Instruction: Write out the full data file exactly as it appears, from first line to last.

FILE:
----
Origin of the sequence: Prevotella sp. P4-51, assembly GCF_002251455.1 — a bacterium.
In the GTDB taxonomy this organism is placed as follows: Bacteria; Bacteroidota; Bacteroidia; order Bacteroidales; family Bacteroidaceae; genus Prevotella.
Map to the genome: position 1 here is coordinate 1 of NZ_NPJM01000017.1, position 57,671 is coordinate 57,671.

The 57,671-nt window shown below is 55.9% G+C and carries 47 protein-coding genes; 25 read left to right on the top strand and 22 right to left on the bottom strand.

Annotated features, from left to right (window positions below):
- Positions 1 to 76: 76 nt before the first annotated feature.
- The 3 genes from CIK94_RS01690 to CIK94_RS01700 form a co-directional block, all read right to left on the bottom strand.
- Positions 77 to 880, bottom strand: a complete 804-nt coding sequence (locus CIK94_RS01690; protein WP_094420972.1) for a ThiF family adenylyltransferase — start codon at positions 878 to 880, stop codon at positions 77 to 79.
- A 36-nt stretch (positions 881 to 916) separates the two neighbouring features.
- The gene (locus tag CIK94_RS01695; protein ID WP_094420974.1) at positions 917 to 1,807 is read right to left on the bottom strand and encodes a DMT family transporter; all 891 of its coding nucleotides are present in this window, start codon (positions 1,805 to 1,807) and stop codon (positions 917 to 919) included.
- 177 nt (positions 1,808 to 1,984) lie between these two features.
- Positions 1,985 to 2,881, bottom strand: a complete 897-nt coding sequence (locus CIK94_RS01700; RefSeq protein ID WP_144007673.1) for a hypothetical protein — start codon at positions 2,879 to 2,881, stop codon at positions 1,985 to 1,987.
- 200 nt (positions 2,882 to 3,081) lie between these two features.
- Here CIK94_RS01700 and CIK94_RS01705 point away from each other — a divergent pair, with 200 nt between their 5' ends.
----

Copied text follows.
Origin of the sequence: Prevotella sp. P4-51, assembly GCF_002251455.1 — a bacterium.
In the GTDB taxonomy this organism is placed as follows: Bacteria; Bacteroidota; Bacteroidia; order Bacteroidales; family Bacteroidaceae; genus Prevotella.
Map to the genome: position 1 here is coordinate 1 of NZ_NPJM01000017.1, position 57,671 is coordinate 57,671.

The 57,671-nt window shown below is 55.9% G+C and carries 47 protein-coding genes; 25 read left to right on the top strand and 22 right to left on the bottom strand.

Annotated features, from left to right (window positions below):
- Positions 1 to 76: 76 nt before the first annotated feature.
- The 3 genes from CIK94_RS01690 to CIK94_RS01700 form a co-directional block, all read right to left on the bottom strand.
- Positions 77 to 880, bottom strand: a complete 804-nt coding sequence (locus CIK94_RS01690; protein WP_094420972.1) for a ThiF family adenylyltransferase — start codon at positions 878 to 880, stop codon at positions 77 to 79.
- A 36-nt stretch (positions 881 to 916) separates the two neighbouring features.
- The gene (locus tag CIK94_RS01695; protein ID WP_094420974.1) at positions 917 to 1,807 is read right to left on the bottom strand and encodes a DMT family transporter; all 891 of its coding nucleotides are present in this window, start codon (positions 1,805 to 1,807) and stop codon (positions 917 to 919) included.
- 177 nt (positions 1,808 to 1,984) lie between these two features.
- Positions 1,985 to 2,881, bottom strand: a complete 897-nt coding sequence (locus CIK94_RS01700; RefSeq protein ID WP_144007673.1) for a hypothetical protein — start codon at positions 2,879 to 2,881, stop codon at positions 1,985 to 1,987.
- 200 nt (positions 2,882 to 3,081) lie between these two features.
- Here CIK94_RS01700 and CIK94_RS01705 point away from each other — a divergent pair, with 200 nt between their 5' ends.